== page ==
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Comment: Re:Simple: enable your password (Score 1) 105

by hankwang (#48575345) Attached to: Canadian Supreme Court Rules In Favor of Warrantless Cellphone Searches

"the carriers and phone makers are all REQUIRED by calea (in the US) to have backdoors on anything that has a 'network' aspect to it."

Citation needed.

"they have magic usb cables that get into your phone"

I think I saw a website of a company that claims to have such a device, but I had the distinct impression that it mostly helps with booting into recovery mode (android phones); it will tell you which combo of power/volume up/down to press during boot. Some phones don't have a locked bootloader or have a bootloader that allows installing software to the "ROM" from the bootloader. (I've seen this on low-end Samsungs and the popular Clockworkmod bootloader for Cyanogenmod allows this).

For phones that are switched on, it will.check for usb debugging and mass storage access.

Essentially, it has collected the known procedures for rooting for a lot of phones. Guess what, a lot of phones cannot be rooted without either having unlocked the screen or wiping all user data.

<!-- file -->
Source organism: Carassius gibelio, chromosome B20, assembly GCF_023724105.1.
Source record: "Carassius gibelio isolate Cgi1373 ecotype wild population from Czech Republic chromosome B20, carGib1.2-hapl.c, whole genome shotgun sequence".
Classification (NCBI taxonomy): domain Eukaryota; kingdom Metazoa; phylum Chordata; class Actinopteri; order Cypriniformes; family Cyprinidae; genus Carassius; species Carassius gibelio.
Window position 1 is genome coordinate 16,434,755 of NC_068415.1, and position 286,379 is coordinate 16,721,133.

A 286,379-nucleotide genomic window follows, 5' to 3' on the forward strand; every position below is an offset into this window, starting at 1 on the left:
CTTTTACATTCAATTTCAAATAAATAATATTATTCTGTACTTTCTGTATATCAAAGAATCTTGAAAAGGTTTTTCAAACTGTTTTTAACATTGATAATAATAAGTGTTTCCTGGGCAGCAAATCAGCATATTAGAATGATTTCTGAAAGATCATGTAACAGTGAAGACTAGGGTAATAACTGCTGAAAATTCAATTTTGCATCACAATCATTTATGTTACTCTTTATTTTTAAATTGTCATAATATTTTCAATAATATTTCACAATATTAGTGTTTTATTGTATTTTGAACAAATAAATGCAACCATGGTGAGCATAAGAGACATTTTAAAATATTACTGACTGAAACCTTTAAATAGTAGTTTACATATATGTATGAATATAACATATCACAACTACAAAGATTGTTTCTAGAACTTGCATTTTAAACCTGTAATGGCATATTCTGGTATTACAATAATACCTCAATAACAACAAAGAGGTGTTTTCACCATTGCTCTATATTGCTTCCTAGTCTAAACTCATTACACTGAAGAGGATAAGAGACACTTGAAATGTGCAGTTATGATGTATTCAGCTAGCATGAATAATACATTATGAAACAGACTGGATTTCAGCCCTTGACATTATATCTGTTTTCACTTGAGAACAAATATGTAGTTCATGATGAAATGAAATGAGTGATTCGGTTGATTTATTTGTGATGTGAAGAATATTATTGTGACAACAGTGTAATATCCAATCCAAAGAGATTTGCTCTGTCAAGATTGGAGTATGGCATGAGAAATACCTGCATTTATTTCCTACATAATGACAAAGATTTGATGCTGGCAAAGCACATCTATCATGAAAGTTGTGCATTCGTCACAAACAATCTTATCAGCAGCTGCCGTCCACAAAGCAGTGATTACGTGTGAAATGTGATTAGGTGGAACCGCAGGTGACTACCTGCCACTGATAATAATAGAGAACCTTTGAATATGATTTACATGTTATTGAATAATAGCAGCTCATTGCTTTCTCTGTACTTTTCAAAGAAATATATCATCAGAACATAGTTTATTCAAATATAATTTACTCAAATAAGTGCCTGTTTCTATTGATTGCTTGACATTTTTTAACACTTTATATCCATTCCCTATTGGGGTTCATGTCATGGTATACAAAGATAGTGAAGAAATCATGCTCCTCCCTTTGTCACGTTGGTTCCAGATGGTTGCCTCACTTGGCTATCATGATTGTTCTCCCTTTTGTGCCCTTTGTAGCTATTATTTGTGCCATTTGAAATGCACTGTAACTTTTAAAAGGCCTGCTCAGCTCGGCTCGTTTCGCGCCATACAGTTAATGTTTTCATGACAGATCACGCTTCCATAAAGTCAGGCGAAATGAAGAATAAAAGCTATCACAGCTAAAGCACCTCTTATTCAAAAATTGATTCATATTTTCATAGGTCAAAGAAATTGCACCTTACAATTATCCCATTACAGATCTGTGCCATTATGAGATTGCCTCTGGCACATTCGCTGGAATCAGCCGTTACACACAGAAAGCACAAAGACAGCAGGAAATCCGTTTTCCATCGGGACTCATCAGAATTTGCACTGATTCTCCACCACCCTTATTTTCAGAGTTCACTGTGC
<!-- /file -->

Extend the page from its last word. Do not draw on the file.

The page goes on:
Comment: Re:Great story of unintended consequences (Score 1) 118

>After half a century of unpredicted swings of boom and bust the fishery managers are gradually moving toward restoration of something that resembles, at least faintly, the original lake trout and perch ecosystem.

Which will also be subject to unpredicted swings of boom and bust.

The idea that there's ever a balance of nature where the populations are stable is a complete fantasy, unpredictable swings are the norm. Ecologies are virtually always chaotic systems.


Comment: Re:So, in essence, Uber's app is malware (Score 3, Informative) 234

by hankwang (#48474979) Attached to: Uber's Android App Caught Reporting Data Back Without Permission

"Unless they have changed their stance since CM7, the privacy manager sucks compared to XPrivacy because XPrivacy will allow spoofing of data. If a permission is flatly blocked instead of spoofed then many apps will force close"

Well, they did. CM11 has a privacy manager that will allow you to block access to contacts and so on, without making apps crash. I have set it up such that it will notify me whenever an app tries to access contacts, sms, calendar, location and it is surprising how few suspicious popups I get. One weird thing: wifi related apps need location access in order to show access points. Makes some sense, but it took me a while to realize why those apps weren't working.

Comment: Re:Shyeah, right. (Score 1) 284

by hankwang (#48464895) Attached to: Is LTO Tape On Its Way Out?

"You need it backed up on at least 4 pieces of media, of at least 3 different types, in at least 2 different cities, in at least 1 different state; bumping each of those numbers up by 1 is not unreasonable."

At least 2 different cities means two or more cities.
At least 1 different state means one or more states.